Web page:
Doctors just didn’t know what ailed Mattituck kid


As a toddler, Zach Ludlow was misdiagnosed with everything from Tourette syndrome to cerebral palsy.

And when Zach began injuring himself as a little boy, his father, Tom, thought it was accidental or behavioral but never connected it with his son’s illness.

As his behavioral problems worsened and Mattituck schoolteachers were at a loss to deal with his difficulties, Zach’s father and stepmother, Melissa de la Puente, took him to five psychologists, none of whom had a solution. They suggested punishing negative behaviors and rewarding good ones. But those efforts made Zach’s symptoms worse.

A teacher even suggested tying down Zach’s hands so he couldn’t hit others or hurt himself.

“You can’t possibly tell me that’s the answer,” Mr. Ludlow responded at the time. In hindsight, that was, at least in part, the answer. But it took a camp counselor working with Zach, then 16, to come up with the key to what was troubling the youth.

The counselor had previously worked with a child who displayed similar behavioral characteristics resulting from a rare, often genetic, illness called Lesch-Nyhan disease.

Sure enough, blood tests revealed that Zach does suffer from Lesch-Nyhan, a disorder characterized by spastic motions, an inability to control muscles and an irresistible urge to strike out at others and hurt oneself. It’s caused by a defective gene on the X chromosome and can cause renal disease, speech impairment and cognitive problems. Only one in about 380,000 children is born with Lesch-Nyhan, which usually presents by the time a child is about 4. As with Zach, it is often misdiagnosed.

Today, Zach is 20 and a residential student at the Matheny Institute for Research in Developmental Disabilities in Peapack, N.J., about 130 miles from Mattituck. There, with medication and proper treatment, he is flourishing.

That wasn’t the case in Mattituck or even at Eastern Suffolk BOCES in Westhampton, where, lacking a correct diagnosis, no one was properly able to cope with Zach’s needs, Mr. Ludlow said.

“It was beyond frustrating,” he said of those early days.

But the family is very grateful to the Mattituck School District, which recognizes Zach’s needs and pays for his treatment at Matheny, his father said. Next year, Zach will turn 21 and school district support will cease, but he’ll be eligible for Medicaid and will continue living at the institute, which is privately and well funded, Mr. Ludlow said.

This Saturday, April 30, the Ludlows will hold a yard sale to raise money for the Lesch-Nyhan Children’s Research Foundation. Friends and neighbors have been contributing items for the sale, which begins at 7 a.m. at the family’s home at 105 Old Jule Lane in Mattituck and will continue until everything is sold.

Zach bears the scars of injuries he inflicted on himself; he’s had more than his share of black eyes, broke a hand by putting it into the spokes of his wheelchair and cut his lips with scissors. From the time he was about 5 until he was about 16, the symptoms progressed, but they have now leveled off, Mr. Ludlow said.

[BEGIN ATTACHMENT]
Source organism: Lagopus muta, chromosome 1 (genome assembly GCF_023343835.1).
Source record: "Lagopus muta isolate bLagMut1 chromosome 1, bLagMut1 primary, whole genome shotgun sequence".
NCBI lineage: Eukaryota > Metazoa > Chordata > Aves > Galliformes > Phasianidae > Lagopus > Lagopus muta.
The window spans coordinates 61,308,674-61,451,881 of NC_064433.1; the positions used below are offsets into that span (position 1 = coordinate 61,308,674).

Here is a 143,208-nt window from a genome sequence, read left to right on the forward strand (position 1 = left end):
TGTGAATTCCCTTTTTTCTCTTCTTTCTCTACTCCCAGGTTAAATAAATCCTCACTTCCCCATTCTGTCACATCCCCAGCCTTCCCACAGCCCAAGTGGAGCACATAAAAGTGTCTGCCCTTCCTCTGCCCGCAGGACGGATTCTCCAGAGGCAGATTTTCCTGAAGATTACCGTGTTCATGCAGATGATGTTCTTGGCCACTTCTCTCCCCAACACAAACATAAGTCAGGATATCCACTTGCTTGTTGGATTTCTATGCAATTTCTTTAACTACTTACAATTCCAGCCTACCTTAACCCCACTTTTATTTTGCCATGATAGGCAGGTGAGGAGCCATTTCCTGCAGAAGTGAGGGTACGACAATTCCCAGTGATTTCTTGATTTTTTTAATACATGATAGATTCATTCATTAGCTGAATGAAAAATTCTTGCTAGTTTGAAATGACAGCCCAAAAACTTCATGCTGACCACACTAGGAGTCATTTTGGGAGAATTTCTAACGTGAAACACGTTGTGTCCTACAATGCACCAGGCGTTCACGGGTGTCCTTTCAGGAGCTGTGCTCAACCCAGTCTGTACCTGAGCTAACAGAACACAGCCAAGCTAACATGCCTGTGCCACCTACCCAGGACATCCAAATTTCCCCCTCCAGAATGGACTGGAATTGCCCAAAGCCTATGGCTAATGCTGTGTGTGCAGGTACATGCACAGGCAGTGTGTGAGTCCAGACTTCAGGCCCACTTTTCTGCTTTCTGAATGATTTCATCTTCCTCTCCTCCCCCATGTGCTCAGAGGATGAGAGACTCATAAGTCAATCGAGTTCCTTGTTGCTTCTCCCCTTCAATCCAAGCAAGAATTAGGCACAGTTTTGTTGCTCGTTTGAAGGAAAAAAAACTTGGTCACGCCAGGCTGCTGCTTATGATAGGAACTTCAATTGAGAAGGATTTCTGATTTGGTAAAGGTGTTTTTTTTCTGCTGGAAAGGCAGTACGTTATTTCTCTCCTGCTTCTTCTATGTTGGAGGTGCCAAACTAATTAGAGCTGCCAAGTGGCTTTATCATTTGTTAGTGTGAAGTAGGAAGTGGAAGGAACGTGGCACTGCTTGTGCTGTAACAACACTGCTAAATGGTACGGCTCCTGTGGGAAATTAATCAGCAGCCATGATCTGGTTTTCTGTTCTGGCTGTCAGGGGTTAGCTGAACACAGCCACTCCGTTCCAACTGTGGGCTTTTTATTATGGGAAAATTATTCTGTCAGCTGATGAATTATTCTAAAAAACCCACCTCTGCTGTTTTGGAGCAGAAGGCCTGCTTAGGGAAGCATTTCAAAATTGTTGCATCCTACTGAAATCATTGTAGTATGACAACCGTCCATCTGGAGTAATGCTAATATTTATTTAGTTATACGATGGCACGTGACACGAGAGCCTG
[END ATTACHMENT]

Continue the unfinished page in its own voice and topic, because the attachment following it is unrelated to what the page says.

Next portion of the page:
While the Lesch-Nyhan diagnosis was devastating because there isn’t yet a known cure, the fact that Zach is getting proper treatment at one of the few facilities in the world with staff who understand the disease is a relief, Mr. Ludlow said.

“It was a major turning point when we knew the cause of Zach’s behavior,” Mr. Ludlow said, adding that he receives help from his mother, Jean Ludlow of Jamesport, and Ms. de la Puente in caring for Zach.

Zach’s mother lives in North Carolina and visits her son as often as possible but agreed to let Mr. Ludlow become the custodial parent when the couple divorced several years ago, he said.

Mr. Ludlow and Ms. de la Puente see their son as a very loving, caring and thoughtful young man. Two years ago, Zach grew his hair so he could donate it to Locks of Love, which provides real hair wigs for cancer patients. It was something he wanted very much to do, Ms. de la Puente said.

The “mechanics” of dealing with Zach, who uses a wheelchair and often has to be restrained to keep from hurting himself or others, aren’t easy, Mr. Ludlow said. Treatment does involve using restraints at times to keep Zach safe. But the youth welcomes the restraints when he’s stressed and realizes that he’s going to lash out or hurt himself, his father said.

And instead of punishing negative behaviors, those familiar with the disease understand that they need to ignore the involuntary acts, while applauding the positives.

Zach will ask for restraints when he’s home — he’s allowed 52 days a year away from Matheny — and will remind his parents of the steps they need to take to protect him.

He’s open to talking with people about his illness and is excited about going to Johns Hopkins University in Baltimore in June to participate in a study of Lesch-Nyhan funded by the National Institute of Child Health and Human Development.

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